Sun­day Times Mag­a­zine – AA Gill


A restau­rant rooted in good things and fine tastes, all served with plea­sure and good nature

So this week’s review is going to be an unex­pected trea­sure: the Far­m­gate CafĂ© in the Eng­lish Mar­ket in Cork.

This is the best cov­ered mar­ket I’ve come across south of Scan­di­navia and west of France, sell­ing locally landed fish and the many, many Irish iter­a­tions of pig, plus mar­vel­lously smoked beef. In the gallery above it there is a long cafĂ© that uses the mar­ket ingre­di­ents to fur­nish a short but boun­ti­ful menu. I started with packet and tripe. That’s bleached tripe cooked in milk with onions and dasheen. It’s a fine, almost taste­less blood pud­ding, most like a blood jelly I once found in Hong Kong. This is a dish so bliss­fully bland it’s like eat­ing a water­colour: a pale palette of flavours drift over your tongue.

I’m cham­pi­oning bland bleach-​blonde food at the moment. It’s such a relief and a gen­tle plea­sure after the pun­ish­ment of crammed heat and spice in shouty food. My piquant Blonde and the twins had very good plates of smoked fish, then we all ate a heroic beef stew, with mashed pota­toes that deserved their own gold medal from the Philo­soph­i­cal Society.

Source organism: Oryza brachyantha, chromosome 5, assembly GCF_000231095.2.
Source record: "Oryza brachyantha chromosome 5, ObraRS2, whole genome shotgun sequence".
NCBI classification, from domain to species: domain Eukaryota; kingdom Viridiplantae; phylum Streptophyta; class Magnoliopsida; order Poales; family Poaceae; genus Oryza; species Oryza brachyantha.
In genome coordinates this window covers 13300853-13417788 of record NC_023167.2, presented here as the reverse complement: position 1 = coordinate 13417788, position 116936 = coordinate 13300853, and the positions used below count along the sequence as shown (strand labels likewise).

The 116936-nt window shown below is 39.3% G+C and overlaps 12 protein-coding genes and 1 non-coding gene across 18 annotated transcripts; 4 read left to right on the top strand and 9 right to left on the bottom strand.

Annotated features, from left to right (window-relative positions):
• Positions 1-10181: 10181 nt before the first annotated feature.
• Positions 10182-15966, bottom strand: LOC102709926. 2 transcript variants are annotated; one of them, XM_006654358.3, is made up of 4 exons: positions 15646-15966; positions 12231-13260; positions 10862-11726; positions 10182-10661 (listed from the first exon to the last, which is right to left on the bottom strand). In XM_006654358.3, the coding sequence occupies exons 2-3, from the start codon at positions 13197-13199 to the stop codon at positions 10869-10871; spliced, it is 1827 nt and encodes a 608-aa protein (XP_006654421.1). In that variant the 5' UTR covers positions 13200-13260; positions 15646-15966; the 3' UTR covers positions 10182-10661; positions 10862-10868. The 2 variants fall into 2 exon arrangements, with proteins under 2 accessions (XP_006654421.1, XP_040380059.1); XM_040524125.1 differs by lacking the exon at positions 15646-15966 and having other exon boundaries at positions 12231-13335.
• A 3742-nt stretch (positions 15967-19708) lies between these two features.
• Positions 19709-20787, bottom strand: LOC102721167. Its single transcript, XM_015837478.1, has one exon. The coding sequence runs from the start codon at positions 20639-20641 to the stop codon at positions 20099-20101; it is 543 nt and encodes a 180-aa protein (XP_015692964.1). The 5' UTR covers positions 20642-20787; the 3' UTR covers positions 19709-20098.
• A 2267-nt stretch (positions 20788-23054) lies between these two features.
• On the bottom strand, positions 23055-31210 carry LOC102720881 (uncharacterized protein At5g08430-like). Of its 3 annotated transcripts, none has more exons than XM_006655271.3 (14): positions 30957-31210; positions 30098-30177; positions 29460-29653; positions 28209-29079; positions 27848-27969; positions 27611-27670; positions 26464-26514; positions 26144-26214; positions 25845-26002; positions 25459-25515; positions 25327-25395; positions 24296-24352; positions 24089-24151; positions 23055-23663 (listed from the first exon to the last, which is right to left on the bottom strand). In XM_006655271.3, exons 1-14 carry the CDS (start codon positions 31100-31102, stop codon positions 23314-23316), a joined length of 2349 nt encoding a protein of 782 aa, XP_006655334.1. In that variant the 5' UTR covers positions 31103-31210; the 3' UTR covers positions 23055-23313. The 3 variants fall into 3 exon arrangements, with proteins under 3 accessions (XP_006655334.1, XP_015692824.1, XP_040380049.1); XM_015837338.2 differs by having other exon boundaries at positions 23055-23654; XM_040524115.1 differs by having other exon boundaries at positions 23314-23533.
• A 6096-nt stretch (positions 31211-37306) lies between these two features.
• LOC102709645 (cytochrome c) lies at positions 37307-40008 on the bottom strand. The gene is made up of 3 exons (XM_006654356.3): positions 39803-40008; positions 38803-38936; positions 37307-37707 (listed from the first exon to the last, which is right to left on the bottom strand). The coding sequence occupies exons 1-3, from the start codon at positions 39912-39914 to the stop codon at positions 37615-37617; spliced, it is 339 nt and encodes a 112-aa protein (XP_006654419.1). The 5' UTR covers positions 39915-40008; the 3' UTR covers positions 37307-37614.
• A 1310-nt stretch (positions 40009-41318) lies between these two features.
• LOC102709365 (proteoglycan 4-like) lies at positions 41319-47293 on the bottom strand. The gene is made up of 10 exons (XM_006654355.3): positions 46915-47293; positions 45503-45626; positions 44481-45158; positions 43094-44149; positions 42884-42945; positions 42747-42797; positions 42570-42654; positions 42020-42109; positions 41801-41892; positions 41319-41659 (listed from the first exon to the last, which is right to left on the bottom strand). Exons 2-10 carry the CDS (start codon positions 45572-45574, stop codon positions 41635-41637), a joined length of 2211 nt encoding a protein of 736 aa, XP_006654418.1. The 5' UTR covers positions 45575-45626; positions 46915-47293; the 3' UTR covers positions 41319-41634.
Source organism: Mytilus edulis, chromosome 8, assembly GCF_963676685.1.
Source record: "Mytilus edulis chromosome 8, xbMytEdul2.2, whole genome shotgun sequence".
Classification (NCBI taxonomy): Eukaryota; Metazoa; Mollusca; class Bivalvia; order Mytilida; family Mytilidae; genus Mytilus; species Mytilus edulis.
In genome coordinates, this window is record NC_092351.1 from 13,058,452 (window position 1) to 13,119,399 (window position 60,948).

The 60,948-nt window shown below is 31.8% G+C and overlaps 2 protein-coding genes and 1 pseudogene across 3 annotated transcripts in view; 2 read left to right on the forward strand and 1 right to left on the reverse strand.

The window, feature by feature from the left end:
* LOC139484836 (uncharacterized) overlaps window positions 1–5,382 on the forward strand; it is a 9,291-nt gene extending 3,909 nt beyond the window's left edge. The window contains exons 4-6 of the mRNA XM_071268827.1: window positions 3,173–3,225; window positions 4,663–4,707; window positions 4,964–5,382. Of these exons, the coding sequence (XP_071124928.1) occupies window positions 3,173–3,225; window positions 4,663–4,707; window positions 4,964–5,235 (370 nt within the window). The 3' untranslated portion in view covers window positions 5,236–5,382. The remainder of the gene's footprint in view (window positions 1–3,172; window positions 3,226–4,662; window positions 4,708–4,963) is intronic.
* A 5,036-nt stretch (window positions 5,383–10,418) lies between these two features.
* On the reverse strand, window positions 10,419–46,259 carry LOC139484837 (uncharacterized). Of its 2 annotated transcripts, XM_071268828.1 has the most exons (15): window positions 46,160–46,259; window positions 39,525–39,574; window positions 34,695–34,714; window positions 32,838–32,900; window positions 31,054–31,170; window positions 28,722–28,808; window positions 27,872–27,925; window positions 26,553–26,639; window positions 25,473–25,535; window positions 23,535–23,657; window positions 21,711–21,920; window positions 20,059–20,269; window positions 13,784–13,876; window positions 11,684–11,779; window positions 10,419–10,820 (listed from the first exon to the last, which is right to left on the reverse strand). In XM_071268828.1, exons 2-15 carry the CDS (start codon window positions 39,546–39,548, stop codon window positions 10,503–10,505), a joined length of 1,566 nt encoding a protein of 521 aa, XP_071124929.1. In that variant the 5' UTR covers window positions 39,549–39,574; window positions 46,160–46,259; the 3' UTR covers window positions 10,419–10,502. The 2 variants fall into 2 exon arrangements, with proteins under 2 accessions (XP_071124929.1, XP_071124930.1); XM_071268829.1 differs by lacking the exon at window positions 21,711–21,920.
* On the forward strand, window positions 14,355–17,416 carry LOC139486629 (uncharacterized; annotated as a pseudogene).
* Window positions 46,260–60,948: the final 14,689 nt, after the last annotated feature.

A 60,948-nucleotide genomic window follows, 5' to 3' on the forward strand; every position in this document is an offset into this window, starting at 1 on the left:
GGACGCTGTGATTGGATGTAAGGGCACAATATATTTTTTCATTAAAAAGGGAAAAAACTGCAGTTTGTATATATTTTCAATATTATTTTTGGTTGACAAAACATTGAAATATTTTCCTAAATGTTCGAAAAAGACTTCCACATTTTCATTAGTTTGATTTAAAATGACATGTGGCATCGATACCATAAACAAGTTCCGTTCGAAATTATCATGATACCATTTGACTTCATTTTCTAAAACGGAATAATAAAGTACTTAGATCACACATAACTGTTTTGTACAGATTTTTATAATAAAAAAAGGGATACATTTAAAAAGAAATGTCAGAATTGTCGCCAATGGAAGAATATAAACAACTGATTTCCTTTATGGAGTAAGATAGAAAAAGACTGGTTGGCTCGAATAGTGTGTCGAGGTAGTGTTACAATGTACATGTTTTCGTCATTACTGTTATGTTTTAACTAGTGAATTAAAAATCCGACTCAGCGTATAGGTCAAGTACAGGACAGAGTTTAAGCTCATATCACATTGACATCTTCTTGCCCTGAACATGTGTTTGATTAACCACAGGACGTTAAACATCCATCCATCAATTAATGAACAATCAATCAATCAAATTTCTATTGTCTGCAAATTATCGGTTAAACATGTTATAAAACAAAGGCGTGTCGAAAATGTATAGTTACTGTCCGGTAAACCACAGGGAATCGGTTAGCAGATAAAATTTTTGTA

The room has queues at the door and the tables are full of fam­i­lies and cou­ples who have come to shop and to eat and to gos­sip. It’s truly soft and gen­er­ous, hon­est and deli­cious. A restau­rant rooted in good things and fine tastes, all served with plea­sure and good nature.

As a wait­ress gave me the bill, she said: “We’ve always dreaded that one day you might come in, then we dreaded that you never would. Is this busi­ness or pleasure?

Well the best thing about this job is that I can make my plea­sure my busi­ness. And if all that weren’t per­fect enough, it is gar­landed with hand­writ­ten poems from Irish writ­ers — they call it the Great Wall of Cork. I was sit­ting under­neath Sea­mus Heaney and the poem For Wednes­day, which, as so often with him, catches you as if by serendip­ity to say exactly the right thing: ‘As big soft buf­fet­ings come at the car side­ways. And catch the heart off guard and blow it open’.

Read the full review and errata on thetimes​.co​.uk (sub­scrip­tion required)

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